Wednesday, October 31, 2012
Candidates vying for spots on Red Bank City Commission, State House District 27 and State Senate District 10 fielded questions posed by local citizens at a forum organized recently by the Red Bank Neighborhood Pride Association.
Topics introduced by moderator Carla Quinn of the RBNPA ranged from issues local to Red Bank such as property value concerns and ways to attract businesses and young families, to broader topics such as health care and unemployment.
Candidates for Red Bank City Commission participating included District 2 hopefuls Rick Causer and current Mayor Monty Millard, as well as Eddie Pierce, who is running unopposed for Commissioner at Large.
In response to the question of how he planned to address Red Bank residents’ concerns relating to safety, the city’s desirability and property values, Pierce said he plans to crack down on codes enforcement, keep a close watch on zoning ordinances and maintain the close relationship with the Police Department already established by the Commission.
“If we start with our neighborhoods and our families, then community growth will come,” he said.
Causer said he believes the 25-cent tax increase passed by commissioners in June has deterred business owners from locating in the city. He said he has counted eight vacant businesses on Dayton Boulevard that the city needs to be occupied in order to produce sales tax revenue.
He said he plans to attract new families to the city by encouraging businesses and entrepreneurs to come to Red Bank, as well as by looking into providing additional recreational opportunities for kids such as batting cages and skateboarding ramps.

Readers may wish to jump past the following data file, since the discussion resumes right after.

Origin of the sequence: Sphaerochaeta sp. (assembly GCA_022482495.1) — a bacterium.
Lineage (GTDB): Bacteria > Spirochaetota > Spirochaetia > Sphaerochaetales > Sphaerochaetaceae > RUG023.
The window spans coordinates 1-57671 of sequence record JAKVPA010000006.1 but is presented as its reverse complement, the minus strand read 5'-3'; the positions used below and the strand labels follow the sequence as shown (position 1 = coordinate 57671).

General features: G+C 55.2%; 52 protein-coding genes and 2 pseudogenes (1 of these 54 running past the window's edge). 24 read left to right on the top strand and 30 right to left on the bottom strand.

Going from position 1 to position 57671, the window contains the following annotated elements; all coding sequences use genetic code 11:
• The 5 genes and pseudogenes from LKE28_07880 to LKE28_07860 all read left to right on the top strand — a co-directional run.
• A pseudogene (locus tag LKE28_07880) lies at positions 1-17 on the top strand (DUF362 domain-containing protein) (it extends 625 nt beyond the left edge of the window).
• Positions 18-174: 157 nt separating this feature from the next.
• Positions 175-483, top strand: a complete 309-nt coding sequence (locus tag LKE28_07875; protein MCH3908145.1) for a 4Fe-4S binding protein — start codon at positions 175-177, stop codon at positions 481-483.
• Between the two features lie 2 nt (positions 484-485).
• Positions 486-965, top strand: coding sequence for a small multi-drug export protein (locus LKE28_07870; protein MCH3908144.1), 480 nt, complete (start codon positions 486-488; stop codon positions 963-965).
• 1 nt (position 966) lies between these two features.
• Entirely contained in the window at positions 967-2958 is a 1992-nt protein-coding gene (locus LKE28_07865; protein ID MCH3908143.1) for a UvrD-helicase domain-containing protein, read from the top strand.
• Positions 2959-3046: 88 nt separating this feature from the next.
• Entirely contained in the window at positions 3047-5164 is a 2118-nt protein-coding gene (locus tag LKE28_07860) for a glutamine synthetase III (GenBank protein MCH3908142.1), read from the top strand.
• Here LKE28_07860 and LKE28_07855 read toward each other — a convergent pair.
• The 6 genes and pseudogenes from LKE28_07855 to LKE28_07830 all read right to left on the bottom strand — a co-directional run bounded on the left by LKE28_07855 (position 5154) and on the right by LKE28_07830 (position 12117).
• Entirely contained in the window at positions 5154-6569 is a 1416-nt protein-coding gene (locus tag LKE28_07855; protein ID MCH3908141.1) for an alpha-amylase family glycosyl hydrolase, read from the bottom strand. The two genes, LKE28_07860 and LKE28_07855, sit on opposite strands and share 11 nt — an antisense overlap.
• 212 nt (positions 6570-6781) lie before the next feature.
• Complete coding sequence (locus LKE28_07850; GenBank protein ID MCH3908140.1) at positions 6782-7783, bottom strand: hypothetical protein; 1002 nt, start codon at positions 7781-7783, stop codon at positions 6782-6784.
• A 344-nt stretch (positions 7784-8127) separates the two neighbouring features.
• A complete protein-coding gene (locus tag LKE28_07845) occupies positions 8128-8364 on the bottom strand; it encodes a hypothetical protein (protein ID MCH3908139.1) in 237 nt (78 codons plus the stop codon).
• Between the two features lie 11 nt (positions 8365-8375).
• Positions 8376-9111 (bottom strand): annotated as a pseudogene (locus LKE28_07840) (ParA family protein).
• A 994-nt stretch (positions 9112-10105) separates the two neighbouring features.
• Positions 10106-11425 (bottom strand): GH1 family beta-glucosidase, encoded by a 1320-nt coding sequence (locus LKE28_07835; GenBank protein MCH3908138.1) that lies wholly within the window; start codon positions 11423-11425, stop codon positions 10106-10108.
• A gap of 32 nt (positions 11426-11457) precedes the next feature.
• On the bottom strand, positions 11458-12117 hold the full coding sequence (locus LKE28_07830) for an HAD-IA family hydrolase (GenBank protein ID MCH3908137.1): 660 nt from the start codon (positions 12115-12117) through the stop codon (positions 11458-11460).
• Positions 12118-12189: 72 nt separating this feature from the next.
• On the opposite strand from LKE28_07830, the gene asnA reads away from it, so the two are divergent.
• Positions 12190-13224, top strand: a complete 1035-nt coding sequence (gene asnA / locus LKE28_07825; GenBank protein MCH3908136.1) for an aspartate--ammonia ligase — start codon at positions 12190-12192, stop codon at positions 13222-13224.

Millard said he will draw in new businesses to provide needed jobs and revenue. He mentioned recreational opportunities the city offers such as the Dixie Youth facilities, recently expanded Norma Cagle Softball Complex, White Oak dog park and new trails on Stringer’s Ridge as attractions for young people considering a move to the small city.
If re-elected, he plans to form a committee to re-evaluate the city’s codes, remain in close contact with community businesses to continue to work toward economic growth, as well as find grant funds to provide police officers with in-car computer systems to improve efficiency.
Another question for commission candidates revolved around what services the city will provide for young professionals and young families moving to the city, though no one fitting that description was in attendance at the forum.
“I would be really supportive and pushing for our local government to do everything possible to bring in and encourage their business to expand,” said Causer.
Millard said he believes the new Red Bank Middle School he pushed for will bring in new families, as he said new schools have been proven to do, and the city’s PILOT (payment in lieu of taxes) agreement gives businesses an incentive to locate in Red Bank.
Pierce said the city needs to keep up with trends, including creating a bicycle-friendly community and putting in electric car charging stations.
“I know these things take money, and I’m sure we would have to look at grants,” he said.
Pierce’s vision for the city of Red Bank as it moves forward centers around the old Red Bank Middle School property.